• 1 tbsp white sugar (I used Caster)
  • 1 tsp salt
  • 1 1/2 tsp yeast or  1 pkt quick yeast
  • 1 egg yolk
  • 1 tbsp water


Place the warm water, sugar and yeast into a large bowl, gently mix and leave for about 10 mins. When you return the yeast should have started to activate and will have frothed up a little. If it hasn’t frothed after 10 mins your yeast is likely dead and your bread won’t rise.

Once it is frothed up you can add in the flour and bring it all together into a dough. Once you have a dough tip it out onto a lightly floured top and kneed for about 10 mins until it springs back into shape when pulled.


Add a half teaspoon of oil to the bowl you just used and coat the sides. You really won’t need much oil here! Put the dough back into the bowl and roll the dough ball around to coat the outside, place a damp towel over the top and move to a warm area to rise for about an hour or when it has doubled in size.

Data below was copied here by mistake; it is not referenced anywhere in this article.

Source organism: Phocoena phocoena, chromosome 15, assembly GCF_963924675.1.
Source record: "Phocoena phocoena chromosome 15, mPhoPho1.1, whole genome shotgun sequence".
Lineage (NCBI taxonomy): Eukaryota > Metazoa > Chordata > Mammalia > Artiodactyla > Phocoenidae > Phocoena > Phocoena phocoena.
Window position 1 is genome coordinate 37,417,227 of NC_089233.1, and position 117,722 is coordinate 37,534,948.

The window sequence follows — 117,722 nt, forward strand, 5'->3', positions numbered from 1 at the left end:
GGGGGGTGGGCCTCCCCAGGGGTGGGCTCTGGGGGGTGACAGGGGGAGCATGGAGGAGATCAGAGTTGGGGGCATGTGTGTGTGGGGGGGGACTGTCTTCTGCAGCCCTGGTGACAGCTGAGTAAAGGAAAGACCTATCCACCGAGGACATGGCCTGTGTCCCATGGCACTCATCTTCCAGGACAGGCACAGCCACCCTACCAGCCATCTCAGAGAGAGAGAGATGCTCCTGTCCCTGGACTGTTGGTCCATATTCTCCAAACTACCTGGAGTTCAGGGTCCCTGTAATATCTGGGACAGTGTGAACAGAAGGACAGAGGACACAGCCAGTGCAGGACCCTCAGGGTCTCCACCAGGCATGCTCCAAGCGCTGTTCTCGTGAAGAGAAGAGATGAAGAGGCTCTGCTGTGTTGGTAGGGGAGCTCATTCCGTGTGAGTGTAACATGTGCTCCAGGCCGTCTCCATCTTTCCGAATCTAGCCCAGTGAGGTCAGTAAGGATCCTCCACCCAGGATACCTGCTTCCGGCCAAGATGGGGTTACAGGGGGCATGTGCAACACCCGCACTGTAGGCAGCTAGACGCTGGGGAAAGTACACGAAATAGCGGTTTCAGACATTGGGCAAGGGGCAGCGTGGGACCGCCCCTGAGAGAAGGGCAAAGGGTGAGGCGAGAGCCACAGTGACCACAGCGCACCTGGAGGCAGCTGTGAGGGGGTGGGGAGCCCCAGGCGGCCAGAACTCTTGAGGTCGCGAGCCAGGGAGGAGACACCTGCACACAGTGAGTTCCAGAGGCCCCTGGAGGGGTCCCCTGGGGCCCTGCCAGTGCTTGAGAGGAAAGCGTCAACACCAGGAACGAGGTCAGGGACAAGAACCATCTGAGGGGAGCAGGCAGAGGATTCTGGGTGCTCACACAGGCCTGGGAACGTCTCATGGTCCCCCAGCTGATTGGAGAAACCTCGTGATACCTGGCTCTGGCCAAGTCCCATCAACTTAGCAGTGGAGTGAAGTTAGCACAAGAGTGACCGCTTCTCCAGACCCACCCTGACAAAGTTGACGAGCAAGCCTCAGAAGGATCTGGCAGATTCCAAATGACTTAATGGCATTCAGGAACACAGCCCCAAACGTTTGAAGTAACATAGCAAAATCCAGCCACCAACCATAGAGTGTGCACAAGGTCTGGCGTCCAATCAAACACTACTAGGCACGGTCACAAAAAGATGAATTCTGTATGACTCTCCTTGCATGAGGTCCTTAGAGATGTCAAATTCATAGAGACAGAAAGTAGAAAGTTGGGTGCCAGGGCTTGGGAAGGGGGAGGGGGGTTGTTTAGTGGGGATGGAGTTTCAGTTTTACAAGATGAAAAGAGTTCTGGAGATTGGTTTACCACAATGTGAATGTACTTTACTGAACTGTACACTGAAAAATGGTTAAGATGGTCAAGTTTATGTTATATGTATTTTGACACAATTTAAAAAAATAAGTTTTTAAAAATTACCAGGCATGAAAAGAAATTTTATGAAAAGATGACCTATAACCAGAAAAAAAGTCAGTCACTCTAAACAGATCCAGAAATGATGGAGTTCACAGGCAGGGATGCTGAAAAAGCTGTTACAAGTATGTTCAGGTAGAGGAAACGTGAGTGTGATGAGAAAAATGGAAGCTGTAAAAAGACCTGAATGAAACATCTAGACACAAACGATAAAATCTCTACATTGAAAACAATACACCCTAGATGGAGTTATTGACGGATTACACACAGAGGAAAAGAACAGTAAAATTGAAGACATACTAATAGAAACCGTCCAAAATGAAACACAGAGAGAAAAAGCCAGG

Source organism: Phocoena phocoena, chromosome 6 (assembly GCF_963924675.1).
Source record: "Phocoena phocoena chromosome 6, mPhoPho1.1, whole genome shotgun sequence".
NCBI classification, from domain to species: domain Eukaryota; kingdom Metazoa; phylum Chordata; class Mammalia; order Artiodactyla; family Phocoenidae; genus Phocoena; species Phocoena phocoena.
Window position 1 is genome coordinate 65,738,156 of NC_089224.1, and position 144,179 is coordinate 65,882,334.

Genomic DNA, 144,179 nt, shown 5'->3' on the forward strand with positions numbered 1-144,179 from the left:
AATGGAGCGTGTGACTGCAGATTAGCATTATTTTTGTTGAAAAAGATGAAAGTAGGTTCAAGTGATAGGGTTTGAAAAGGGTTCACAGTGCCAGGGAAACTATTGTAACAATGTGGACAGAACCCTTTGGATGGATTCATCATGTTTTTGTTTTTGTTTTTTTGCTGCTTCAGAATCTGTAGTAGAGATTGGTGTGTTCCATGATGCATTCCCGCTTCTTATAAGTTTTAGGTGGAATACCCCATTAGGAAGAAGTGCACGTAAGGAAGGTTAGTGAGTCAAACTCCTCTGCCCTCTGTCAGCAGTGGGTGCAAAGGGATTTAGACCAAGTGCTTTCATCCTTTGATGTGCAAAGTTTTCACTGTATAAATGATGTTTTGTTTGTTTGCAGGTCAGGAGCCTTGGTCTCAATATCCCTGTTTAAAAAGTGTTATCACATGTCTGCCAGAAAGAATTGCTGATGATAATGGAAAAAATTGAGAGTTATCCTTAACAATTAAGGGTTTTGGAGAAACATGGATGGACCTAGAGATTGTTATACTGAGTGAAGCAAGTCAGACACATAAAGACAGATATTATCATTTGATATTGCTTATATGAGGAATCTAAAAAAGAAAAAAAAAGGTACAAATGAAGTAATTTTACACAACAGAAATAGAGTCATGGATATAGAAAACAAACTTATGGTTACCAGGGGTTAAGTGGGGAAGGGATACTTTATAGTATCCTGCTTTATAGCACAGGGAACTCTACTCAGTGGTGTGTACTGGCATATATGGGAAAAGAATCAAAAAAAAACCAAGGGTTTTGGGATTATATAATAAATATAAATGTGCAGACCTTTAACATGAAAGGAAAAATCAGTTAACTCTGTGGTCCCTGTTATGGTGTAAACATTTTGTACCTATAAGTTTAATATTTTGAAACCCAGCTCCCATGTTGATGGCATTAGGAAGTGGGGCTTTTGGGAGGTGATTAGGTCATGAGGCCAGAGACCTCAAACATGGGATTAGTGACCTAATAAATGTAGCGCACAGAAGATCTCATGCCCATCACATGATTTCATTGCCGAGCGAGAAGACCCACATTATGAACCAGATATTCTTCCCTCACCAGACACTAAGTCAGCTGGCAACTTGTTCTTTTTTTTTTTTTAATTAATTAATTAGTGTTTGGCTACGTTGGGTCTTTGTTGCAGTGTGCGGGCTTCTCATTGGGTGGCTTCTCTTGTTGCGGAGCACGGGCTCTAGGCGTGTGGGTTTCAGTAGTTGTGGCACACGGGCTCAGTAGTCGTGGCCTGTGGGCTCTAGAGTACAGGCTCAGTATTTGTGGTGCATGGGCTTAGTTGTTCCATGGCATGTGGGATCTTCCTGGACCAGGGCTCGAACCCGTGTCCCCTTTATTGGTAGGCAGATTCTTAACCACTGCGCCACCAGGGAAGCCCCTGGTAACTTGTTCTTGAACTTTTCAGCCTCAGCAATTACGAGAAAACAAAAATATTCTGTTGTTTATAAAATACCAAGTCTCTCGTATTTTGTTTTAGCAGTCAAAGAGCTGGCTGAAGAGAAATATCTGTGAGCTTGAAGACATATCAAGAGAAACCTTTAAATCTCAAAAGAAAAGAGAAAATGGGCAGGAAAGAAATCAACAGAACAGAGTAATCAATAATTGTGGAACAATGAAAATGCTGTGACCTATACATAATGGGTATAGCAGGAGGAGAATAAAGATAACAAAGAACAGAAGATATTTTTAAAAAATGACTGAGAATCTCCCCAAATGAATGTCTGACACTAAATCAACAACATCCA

Tip the dough out into a surface. If the oil has worked you shouldn’t need to flour it in order to do the next bit. If the dough is sticking then you may want to use a little flour.
Beat down the dough to knock out any air pockets and to loosen it up. This should only take a couple of minutes.


Roll out the dough into a 16 x 12 inch square. A hint for you. Many rolling pins are roughly 16 inches in length… You can use that as a rough guide if you don’t have anything else.


Make a cut laterally to give you two 8 x 12 inch pieces. Then roll up the dough from the longest side. Make the roll tight as you don’t want to catch any air pockets in here. When you are done it should look something like this.